The bad news is that quitting is really hard. My advice to you? Join an online support group. (Just google Messageboards pot alcohol withdrawal or something like this.) A website that I've found really helpful is uncommonforum.com Just look for the addictions forum and you'll find a lot of conversations about pot withdrawal in particular.
You'll need face-to-face support as well. This will be crucial, particularly if you're only 16. Twelve Step Organisations like AA and NA can be great for this. If you have the support of family and friends, this is ideal. If your gut tells you that somebody you know and trust will stand by you if they listened to you talking about your problem, then go with your gut. That support will be invaluable. If you don't have this kind of support available, Twelve Step Organisations like AA and NA can provide you with a sponsor and other face-to-face contact. Sometimes a little understanding or a few hugs can be worth more than any cone or drink in the world.
An alternative good resource is smartrecovery.org. I personally prefer SMART's approach to the Twelve Step Approach because SMART doesn't label me as a drug addict or alcoholic, instead encouraging me to challenge the irrational thoughts which lead me to use/drink. In SMART, I am just a person who makes the choice to drink/use as a result of certain thoughts associated with normal life problems. I find that this approach empowers me but, on the other hand, sometimes I envy the hugs they get at AA. ;)
Every approach has its own advantages and disadvantages but you can't do this alone.
The good news is that you really can quit. You are so young and have all the time in the world to put this all behind you. You can lead a healthy, normal life completely drug free.
Be prepared to accept that it may take several attempts at quitting before you can deal with life free of alcohol and pot. Don't blame yourself for your mistakes; just move on from them.
If you're really stuck and just don't know where to start, go to a doctor and just let it all out. They'll let you know what to do from there.
Have some cyber (((((((((((((((hugs)))))))))))))))))) and know that I'm thinking about you.
Trying to quit myself.
Now if only I'd take my own advice!!!
I'm very proud of you that you have gone to the extent to seek help for yourself. I don't have much to add to your post but wanted to give you the encouragement to keep trying to get clean and stay that way! I'm pulling for you.
For the original poster, often marijuana can be mixed with other drugs. This could've been the situation for you. However I really encourage you to seek the AA help suggested by Lisa.
i suffered from depersonalisation for 3 or 4 months after a year of smoking weed almost every day. it was a horrible, horrible experience at the time but it started wearing off and i am almost normal now. i can't say how long this feeling will last for you both but hopefully it will go soon!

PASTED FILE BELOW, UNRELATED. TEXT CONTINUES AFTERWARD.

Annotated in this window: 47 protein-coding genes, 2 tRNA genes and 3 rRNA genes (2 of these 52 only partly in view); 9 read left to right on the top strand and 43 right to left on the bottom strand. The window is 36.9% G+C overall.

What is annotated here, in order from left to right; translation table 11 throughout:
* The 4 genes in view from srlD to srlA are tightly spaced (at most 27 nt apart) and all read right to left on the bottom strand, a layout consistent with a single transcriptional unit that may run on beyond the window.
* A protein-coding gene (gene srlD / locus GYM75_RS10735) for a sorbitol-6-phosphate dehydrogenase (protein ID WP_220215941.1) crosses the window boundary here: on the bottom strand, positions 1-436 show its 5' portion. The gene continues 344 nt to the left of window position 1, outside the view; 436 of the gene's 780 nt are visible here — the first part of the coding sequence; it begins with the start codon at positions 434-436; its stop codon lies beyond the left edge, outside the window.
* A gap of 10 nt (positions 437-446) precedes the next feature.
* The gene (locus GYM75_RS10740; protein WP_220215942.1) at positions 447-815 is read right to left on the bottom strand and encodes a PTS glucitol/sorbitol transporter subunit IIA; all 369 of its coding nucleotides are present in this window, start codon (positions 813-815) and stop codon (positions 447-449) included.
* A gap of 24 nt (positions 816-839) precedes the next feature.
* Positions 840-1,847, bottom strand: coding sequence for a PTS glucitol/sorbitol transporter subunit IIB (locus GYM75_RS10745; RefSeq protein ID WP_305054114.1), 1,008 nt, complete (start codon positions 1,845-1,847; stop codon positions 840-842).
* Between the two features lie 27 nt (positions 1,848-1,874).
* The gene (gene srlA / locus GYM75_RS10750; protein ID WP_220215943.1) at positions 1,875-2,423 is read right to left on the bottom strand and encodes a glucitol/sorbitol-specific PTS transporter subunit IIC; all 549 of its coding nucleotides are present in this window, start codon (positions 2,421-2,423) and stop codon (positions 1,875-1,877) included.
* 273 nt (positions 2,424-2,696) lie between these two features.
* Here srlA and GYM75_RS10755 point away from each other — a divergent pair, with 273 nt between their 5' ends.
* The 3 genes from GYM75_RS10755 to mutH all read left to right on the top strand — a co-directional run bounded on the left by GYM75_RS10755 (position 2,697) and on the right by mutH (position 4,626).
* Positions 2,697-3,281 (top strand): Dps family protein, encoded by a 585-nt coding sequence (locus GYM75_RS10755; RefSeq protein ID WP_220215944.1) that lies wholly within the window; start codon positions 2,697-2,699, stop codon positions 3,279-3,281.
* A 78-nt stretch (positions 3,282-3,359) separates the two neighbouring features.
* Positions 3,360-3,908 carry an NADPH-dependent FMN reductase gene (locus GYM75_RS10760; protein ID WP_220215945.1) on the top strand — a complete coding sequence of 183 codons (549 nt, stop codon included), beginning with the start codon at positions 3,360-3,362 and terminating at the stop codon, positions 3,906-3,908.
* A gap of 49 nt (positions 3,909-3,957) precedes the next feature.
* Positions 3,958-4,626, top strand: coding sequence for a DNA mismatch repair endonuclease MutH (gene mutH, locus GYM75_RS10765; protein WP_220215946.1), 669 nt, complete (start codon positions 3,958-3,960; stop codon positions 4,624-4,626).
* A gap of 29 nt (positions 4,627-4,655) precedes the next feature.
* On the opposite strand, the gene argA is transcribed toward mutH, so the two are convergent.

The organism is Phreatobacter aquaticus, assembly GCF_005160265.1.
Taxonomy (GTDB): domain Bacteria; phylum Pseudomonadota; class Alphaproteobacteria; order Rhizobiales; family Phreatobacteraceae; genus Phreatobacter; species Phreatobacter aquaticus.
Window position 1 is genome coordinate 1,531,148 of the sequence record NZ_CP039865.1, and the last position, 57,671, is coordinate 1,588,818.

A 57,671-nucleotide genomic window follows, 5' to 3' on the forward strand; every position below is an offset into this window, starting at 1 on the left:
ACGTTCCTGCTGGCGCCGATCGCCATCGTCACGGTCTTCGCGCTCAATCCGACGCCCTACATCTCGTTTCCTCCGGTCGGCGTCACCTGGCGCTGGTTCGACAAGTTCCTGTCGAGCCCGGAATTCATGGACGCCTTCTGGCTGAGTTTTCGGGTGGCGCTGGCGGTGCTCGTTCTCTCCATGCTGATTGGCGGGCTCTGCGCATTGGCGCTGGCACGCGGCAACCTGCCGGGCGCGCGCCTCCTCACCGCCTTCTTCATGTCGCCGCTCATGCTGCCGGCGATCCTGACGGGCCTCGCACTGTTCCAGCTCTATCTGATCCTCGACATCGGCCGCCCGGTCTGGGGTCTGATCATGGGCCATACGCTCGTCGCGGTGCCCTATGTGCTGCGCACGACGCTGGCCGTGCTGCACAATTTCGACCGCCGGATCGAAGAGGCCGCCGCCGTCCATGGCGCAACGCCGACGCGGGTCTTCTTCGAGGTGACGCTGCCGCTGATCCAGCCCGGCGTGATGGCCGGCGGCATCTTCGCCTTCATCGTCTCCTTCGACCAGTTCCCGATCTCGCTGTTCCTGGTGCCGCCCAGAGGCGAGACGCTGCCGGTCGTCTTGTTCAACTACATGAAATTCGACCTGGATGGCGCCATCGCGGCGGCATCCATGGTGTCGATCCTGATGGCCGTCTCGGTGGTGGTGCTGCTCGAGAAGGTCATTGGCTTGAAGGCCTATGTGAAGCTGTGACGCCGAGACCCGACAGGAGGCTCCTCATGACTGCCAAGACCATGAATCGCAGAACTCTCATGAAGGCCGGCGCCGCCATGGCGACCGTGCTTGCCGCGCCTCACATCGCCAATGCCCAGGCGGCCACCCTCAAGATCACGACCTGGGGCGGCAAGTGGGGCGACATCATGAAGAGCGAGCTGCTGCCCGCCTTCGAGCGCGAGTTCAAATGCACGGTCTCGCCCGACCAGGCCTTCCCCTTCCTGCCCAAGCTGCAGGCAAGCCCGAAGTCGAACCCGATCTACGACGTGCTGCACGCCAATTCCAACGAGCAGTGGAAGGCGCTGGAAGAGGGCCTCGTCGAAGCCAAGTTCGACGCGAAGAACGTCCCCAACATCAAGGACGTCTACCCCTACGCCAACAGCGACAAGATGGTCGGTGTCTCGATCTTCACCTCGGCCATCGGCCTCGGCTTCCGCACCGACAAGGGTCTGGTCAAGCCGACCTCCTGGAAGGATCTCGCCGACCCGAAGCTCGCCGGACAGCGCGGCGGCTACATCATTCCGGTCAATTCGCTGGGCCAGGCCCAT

That said, I've smoked too long and too much. Quit now if you've ever thought you should; tomorrow will always seem like a better day to quit, and to do anything difficult, but tomorrow is too late. It'll be today before long, and it won't seem like such a good day to quit, then.
I've let my own life get screwed up by pot. 6 years of smoking is easily enough, and more than enough, time wasted to wonder when I gave up on everything else.
Ever heard of state dependent learning? I'd hazard the guess that what is being experienced there is something of this sort. A change has taken place in the brain, and all perceptions are slightly different than before, because of that change. I wouldn't expect this to really 'go away' so much as that you will start to feel comfortable in your own skin again given time. Just don't keep smoking.
If you're on any anti-depressant or mood-stabilizing drugs, many of them react poorly with weed, and I wouldn't find it hard to believe that they could make such symptoms happen and make them last.
One day after:
I felt something was odd, I had a little trouble with my balance and I started to feel dizzy.
The first week after:
- Constant panic attacks (especially when I was imagining that the effects are permanent)
- Dizzyness at all times
- Felt really uncomfortable when watching TV.. I had to move constantly on my bed because I was freaking out.
- Trouble studying, I had a hard time memorizing stuff. During my exams, I had to focus and after a while my head started to hurt really bad.. like I was going to pass out.
- Felt empty of emotions, a little depressed
- Fast paced eye movement, noticeable when I read
All the previously mentionned symptoms were gone, I felt okay in the morning, but up into the afternoon, i started to feel fatigued and felt dizzy again
Then, since I was starting to feel alright, I decided to drink. Really stupid of me. Since the morning after I started to feel dizzy again and I had constant headaches for three days. And for a few days after that I was having the fast paced eye movement again.
From the third to the sixth week now:
Now I feel much better than I did during the 2 first weeks. However, I might have some slight memory problems, but its not really bad. What annoys me the most is that I am constantly slightly dizzy and because of that, I'm scared to drink alcohol again, cause I dont want to experience the bad stuff I did the last time I drank.
So, have any of you guys experienced similar symptoms as me ? Can anyone tell me if that will eventually pass completely ?
So my advice to you, dont smoke blunts. The tar is a MILLLLION times worse. The vaporize just extract the THC if done at the correct temperature. I like to keep it a hair a little lower so I can do too rounds of vaporizing.
But you are 16!!! Stop smoking weed as often, just once a week is alright or once a month.
Peace, -someone who went thru this sh*t.